The word "weblog" was coined on 17 December 1997 by Jorn Barger. The shortened form, "blog", was coined by Peter Merholz, who jokily broke the word weblog into the phrase we blog. Shortly thereafter, Evan Williams at Pyra Labs used "blog" as both a noun and verb and devised the term "blogger" in connection with Pyra Labs'
The ultramodern blog evolved from the online diary. Majority of such writers termed themselves as journalists, diarists. Justin Hall, began individual blogging in 1994 while he was a student at Swarthmore College, and he is usually recognized as one of the earlier bloggers as is Jerry Pournelle. Dave Winer's Scripting News is also attributed with being one of the older and longer running weblogs.
In antique times, blogs were manually updated components of common Web sites. The development of blogging tools led to the production and maintenance of Web articles posted in converse sequential order made the publishing process feasible to a much larger, less technical, population. Finally it resulted to the different class of online publishing that creates the blogs we see today.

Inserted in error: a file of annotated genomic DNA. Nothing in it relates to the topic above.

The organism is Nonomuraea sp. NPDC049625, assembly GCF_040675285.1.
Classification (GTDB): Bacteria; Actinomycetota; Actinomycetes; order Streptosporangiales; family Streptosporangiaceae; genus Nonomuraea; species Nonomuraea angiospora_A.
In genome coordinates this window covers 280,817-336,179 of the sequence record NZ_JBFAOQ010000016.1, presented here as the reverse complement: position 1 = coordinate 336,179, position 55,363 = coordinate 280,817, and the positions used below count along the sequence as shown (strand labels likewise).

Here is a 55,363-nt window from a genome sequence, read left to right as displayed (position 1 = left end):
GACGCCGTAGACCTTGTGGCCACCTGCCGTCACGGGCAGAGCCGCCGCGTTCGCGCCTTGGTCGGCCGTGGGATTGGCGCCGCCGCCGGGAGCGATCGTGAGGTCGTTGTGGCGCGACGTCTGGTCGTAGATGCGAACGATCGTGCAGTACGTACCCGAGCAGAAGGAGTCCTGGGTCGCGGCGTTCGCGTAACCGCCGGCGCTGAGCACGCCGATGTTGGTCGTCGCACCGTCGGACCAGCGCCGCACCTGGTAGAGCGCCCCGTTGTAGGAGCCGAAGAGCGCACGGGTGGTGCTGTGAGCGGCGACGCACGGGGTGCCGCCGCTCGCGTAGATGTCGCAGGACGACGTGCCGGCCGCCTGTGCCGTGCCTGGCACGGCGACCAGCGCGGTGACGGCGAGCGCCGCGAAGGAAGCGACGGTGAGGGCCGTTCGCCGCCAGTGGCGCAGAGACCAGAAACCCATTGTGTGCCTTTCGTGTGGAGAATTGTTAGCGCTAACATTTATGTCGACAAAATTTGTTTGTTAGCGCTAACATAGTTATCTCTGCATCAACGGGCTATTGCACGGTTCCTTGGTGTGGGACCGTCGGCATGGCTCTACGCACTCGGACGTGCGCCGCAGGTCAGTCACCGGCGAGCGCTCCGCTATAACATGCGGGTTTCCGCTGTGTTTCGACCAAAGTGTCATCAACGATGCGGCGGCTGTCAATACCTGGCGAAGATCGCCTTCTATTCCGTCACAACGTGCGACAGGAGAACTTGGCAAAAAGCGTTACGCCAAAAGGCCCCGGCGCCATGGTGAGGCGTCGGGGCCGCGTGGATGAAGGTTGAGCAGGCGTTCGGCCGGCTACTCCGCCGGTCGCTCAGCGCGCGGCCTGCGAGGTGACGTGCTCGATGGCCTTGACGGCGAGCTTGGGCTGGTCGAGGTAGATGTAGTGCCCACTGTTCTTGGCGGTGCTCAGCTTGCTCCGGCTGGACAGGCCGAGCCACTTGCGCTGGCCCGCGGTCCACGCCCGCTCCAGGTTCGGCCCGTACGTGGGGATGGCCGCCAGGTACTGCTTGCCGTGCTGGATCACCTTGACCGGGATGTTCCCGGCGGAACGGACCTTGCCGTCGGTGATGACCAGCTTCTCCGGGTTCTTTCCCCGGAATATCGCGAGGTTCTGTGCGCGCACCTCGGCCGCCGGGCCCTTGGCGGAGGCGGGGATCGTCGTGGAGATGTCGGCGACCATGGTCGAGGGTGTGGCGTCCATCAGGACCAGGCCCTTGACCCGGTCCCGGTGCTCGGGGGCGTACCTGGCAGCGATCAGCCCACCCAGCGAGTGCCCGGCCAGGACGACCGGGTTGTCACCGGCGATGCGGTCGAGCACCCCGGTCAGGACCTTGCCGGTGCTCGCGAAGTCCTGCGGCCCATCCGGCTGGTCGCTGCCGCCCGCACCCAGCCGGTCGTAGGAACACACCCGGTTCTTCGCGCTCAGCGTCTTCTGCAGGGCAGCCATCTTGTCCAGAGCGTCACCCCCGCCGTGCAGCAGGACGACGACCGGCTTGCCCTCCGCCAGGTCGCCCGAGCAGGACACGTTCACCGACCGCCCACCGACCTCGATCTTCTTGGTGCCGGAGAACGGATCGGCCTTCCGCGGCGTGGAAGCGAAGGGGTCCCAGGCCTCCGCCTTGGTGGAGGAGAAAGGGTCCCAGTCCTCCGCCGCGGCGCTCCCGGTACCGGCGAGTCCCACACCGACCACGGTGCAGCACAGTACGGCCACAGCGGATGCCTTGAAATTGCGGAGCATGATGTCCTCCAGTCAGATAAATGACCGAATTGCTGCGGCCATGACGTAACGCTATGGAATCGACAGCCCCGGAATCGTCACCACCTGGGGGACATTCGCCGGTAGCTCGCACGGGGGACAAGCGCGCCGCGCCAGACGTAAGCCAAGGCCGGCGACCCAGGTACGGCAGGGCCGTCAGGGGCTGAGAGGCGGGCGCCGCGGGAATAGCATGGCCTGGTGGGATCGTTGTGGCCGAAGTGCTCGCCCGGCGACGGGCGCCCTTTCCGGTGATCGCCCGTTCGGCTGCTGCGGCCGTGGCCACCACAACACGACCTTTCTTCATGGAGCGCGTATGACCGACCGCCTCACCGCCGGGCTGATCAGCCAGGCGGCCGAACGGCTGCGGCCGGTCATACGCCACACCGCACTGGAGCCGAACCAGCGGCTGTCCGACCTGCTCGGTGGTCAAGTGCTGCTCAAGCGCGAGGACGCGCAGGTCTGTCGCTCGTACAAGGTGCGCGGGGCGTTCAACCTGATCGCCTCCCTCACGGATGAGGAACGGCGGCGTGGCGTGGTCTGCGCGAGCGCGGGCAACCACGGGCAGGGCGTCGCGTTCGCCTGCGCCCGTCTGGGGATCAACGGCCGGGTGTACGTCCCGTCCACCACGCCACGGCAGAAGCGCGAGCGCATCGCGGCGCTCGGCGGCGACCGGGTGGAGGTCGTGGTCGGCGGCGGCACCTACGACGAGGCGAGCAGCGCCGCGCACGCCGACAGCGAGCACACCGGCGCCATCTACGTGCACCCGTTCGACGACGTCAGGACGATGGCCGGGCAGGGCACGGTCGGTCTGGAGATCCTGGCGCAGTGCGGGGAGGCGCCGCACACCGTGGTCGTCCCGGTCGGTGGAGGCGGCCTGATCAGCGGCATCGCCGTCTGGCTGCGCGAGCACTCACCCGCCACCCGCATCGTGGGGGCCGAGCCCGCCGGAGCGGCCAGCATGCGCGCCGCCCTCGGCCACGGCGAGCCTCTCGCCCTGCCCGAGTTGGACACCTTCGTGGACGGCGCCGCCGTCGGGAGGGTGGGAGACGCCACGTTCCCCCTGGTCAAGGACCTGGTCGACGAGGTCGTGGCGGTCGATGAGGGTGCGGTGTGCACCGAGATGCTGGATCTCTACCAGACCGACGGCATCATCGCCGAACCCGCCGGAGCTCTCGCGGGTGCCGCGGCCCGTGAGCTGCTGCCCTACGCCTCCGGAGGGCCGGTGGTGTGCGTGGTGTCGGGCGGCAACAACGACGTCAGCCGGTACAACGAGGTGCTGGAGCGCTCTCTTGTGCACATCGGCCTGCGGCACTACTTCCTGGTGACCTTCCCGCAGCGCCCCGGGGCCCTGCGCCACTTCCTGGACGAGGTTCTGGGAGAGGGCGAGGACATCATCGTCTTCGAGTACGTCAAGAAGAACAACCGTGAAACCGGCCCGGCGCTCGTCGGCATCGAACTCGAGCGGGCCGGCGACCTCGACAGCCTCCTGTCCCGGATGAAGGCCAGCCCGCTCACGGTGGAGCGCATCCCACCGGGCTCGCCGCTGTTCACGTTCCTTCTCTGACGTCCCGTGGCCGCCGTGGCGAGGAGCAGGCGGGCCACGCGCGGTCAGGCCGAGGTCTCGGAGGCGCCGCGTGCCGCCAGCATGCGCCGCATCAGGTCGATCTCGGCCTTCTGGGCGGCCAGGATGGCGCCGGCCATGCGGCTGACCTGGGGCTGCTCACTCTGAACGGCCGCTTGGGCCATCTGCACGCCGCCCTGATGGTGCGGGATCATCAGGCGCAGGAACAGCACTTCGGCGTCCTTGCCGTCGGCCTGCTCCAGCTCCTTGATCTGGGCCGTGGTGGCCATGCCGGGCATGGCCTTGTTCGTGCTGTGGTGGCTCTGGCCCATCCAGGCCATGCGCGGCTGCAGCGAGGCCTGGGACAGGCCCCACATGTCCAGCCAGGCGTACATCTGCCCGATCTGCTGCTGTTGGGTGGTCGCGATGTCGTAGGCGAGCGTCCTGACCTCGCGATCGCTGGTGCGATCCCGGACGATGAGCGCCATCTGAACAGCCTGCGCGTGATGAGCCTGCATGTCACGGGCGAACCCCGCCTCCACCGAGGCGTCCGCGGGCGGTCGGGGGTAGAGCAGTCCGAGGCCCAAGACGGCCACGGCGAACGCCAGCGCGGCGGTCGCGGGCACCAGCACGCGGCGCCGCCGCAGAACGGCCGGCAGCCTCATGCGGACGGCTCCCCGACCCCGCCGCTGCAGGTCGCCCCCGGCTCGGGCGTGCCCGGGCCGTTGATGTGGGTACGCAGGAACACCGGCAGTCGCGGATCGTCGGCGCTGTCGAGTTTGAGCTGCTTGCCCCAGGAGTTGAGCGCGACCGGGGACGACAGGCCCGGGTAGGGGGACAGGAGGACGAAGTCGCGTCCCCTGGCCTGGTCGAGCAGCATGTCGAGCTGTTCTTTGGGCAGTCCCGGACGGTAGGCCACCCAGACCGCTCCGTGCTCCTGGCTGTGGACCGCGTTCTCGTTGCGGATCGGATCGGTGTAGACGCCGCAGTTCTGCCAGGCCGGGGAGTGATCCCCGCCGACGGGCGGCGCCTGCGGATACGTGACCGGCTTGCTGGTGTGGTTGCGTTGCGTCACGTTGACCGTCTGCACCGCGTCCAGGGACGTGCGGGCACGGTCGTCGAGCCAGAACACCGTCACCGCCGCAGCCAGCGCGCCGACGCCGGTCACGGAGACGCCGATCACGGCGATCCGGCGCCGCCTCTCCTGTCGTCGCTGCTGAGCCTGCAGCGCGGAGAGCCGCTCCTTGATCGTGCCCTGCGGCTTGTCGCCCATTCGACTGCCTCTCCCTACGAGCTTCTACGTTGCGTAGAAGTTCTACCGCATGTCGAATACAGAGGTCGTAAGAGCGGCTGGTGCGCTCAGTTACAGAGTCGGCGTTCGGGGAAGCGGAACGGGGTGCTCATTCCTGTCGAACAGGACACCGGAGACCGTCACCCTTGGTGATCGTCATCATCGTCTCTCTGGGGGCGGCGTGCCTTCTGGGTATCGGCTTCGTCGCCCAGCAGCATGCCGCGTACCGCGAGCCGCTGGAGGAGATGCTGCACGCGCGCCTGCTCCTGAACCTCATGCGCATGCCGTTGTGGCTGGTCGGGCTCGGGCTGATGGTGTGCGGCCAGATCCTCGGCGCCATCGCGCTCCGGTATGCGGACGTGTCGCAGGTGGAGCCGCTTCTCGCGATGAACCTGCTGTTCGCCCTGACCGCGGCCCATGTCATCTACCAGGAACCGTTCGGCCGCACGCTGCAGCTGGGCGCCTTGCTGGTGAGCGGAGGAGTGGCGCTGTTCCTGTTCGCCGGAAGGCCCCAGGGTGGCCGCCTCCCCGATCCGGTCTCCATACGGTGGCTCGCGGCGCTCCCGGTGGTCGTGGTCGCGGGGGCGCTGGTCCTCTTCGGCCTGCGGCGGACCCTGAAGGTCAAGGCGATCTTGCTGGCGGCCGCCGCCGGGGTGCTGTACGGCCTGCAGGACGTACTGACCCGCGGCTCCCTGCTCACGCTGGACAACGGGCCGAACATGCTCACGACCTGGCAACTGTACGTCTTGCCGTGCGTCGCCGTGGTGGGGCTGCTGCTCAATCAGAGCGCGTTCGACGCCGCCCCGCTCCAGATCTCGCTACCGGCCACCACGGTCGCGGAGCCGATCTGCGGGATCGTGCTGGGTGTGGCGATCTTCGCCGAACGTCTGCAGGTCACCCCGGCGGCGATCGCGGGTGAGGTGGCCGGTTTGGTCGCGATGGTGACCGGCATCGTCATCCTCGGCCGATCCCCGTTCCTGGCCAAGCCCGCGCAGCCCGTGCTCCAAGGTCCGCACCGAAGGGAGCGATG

From a slow start, blogging swiftly gained in popularity. Blog usage grew during 1999 and the years following, being additionally popularized by the near-instantaneous advent of the first hosted blog equipment. Blogging was also embraced in the political sector. For example, it was the driving force behind “Rathergate” scandal in the US.
By the year 2004, the function of blogs became progressively typicla, as political consultants, news services, and aspirants started using them as instruments for opinion forming and outreach. Blogging was created by politicians and political aspirants to articulate opinions on war and other issues and bolstered blogs' function as a news source.